Going to pieces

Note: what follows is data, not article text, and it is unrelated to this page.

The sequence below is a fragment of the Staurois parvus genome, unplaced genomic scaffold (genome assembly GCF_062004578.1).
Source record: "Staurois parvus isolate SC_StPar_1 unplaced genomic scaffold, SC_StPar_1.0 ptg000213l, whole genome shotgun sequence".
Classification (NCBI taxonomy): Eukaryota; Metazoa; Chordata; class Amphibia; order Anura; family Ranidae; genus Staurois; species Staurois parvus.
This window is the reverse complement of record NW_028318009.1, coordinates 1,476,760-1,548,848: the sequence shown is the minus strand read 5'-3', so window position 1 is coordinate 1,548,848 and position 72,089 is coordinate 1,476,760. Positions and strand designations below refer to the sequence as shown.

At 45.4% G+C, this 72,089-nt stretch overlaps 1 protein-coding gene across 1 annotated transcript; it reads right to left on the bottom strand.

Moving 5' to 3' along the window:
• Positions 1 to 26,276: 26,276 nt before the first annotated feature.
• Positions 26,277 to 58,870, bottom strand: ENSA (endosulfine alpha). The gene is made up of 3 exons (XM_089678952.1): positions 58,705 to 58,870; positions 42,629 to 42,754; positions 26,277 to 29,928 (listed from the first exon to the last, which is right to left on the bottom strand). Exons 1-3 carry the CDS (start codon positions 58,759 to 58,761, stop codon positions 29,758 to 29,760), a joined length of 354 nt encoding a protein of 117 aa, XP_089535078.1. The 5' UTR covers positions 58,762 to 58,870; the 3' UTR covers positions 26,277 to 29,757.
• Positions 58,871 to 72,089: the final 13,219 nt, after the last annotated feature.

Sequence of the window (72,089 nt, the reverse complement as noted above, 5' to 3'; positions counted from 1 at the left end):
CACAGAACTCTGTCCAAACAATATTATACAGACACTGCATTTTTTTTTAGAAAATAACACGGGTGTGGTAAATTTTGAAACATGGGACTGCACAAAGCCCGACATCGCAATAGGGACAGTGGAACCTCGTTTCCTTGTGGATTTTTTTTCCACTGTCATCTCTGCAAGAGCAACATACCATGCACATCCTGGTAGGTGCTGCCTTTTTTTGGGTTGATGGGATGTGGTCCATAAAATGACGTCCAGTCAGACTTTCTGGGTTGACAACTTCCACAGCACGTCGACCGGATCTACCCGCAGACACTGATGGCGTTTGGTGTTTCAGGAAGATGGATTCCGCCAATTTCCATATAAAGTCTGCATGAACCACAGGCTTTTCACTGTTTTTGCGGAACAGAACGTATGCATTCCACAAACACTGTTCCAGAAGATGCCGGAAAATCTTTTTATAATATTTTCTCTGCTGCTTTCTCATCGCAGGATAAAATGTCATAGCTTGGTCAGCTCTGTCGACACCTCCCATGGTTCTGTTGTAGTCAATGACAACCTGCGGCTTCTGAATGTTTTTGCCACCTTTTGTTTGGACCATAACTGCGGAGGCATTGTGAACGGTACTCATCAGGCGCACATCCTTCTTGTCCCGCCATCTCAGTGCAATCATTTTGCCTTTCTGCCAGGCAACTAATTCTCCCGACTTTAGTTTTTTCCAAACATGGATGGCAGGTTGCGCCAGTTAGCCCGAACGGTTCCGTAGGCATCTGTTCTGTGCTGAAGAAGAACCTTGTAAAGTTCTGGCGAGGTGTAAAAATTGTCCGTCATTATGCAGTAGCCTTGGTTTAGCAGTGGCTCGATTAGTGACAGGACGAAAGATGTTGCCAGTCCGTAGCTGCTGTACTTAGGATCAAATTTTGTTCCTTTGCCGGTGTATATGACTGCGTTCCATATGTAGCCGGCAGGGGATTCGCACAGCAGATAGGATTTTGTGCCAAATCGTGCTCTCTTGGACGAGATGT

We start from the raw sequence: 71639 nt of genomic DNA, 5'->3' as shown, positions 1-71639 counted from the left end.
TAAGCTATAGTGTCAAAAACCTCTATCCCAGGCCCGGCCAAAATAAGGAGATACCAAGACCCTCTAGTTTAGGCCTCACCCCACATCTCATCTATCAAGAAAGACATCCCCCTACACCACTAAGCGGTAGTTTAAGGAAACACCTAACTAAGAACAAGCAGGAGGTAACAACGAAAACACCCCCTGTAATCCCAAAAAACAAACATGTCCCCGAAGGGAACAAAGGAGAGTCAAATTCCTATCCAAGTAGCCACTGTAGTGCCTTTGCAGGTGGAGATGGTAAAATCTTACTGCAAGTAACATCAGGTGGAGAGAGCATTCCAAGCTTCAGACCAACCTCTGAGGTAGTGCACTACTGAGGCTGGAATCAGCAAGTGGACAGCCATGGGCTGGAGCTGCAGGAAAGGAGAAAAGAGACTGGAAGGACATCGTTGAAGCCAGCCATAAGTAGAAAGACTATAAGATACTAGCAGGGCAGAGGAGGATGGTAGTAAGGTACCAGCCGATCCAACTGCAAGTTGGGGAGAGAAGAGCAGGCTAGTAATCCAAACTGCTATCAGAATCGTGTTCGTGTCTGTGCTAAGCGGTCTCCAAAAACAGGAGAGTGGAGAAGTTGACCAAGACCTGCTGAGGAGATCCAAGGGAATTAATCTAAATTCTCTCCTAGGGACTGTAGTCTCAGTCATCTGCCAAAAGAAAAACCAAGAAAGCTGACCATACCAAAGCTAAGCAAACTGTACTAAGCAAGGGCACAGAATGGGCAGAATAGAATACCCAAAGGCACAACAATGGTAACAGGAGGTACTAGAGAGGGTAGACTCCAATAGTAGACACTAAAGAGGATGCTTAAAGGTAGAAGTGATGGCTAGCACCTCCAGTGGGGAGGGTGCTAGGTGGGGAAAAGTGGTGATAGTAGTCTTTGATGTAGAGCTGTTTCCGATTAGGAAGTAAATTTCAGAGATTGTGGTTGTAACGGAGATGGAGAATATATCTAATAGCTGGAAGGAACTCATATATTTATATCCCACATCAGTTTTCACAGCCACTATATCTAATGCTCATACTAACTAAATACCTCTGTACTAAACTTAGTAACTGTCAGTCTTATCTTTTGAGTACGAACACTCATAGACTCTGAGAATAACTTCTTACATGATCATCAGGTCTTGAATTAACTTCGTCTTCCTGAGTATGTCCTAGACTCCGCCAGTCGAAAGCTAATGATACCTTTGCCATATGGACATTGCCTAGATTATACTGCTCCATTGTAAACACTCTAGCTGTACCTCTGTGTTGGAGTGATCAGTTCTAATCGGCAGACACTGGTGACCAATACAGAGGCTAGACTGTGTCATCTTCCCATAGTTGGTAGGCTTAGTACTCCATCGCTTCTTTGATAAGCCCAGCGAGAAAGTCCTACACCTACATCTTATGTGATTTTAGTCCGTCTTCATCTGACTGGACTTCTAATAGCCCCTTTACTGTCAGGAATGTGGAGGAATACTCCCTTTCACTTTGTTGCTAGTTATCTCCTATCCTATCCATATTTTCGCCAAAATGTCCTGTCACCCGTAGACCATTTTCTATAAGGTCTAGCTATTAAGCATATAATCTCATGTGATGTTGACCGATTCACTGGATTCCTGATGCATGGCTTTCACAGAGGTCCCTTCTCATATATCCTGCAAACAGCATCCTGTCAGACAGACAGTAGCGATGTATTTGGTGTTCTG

The first thing that needs to be said about this film is that the Hortense of the title is not a woman or a girl. Hortense is the surname of a high official in the French Government, named Henri Hortense. The French title is CHERCHEZ HORTENSE, and the translation LOOKING FOR HORTENSE gives a wrong impression, and also fails to convey the urgency of the French title, since 'look for' is passive whereas 'search for' is more accurate. The film stars Jean-Pierre Bacri, who looks rumpled, worried, unshaven and at his wits' end for most of the film, although this is intentional. His wife is played by Kristin Scott Thomas, brilliant as usual, but this time looking haggard, distracted, unkempt, and hopeless, which is also intentional. The other lead role is played by Isabelle Carré, as the young Croatian immigrant named Zorica. Scott Thomas is having a serious mid-life crisis and behaving irrationally, and is in the grip of a manic addiction to tobacco which is so extreme that everyone in the film criticises her for it, and when she cannot find her cigarettes and is desperate for a fag, she cannot focus on any other comments or subject, but is wholly obsessed with the need for a smoke. She allows her marriage to go to pieces without appearing to have the slightest rational grip on reality anymore. She has a disgusting brother, with an even more disgusting girlfriend, who when visiting slip into the bathroom to have a quickie and emerge with satisfied grins on their faces and their hands still all over each other. Seriously sleazy. The film is a savage satirical critique of French officialdom, and of modern French life, frankly. The film is directed by Pascal Bonitzer, who in 2003 made another film about a mid-life crisis entitled SMALL CUTS (PETITES COUPURES),in which Kristin Scott Thomas also appeared. Apart from Scott Thomas, the most brilliant performance in this film is undoubtedly by Claude Rich, as Bacri's father. How does he do it? One's jaws drop as he drolls out his outrageous lines, such as: 'Am I homosexual if I sleep with men?' He is a senior judge and is the quintessence of hauteur. One of my favourite French actors, Philippe Duclos, plays a magnificent cameo as the high official Hortense, dripping with icy politeness and hypocrisy. Duclos is familiar as the lean and harried hater of official corruption, 'Monsieur Juge', to those like myself who are admirers of the police series SPIRAL (ENGRENAGES, which could creatively be translated 'all tied up in knots', 2005 onwards, see my review). Much of the pointed satire in this film is likely to be lost on people who are unaware of how corrupt France is. The story is a rambling one, without much in the way of structure. It more or less concerns the plight of Zorica who is about to be thrown out of the country for lacking a visa. As the characters in this film all go to pieces, they seem to tie themselves up in knots to an increasing degree at the same time. In other words, while unravelling, they also ravel. Think of it as Tesla's alternating current.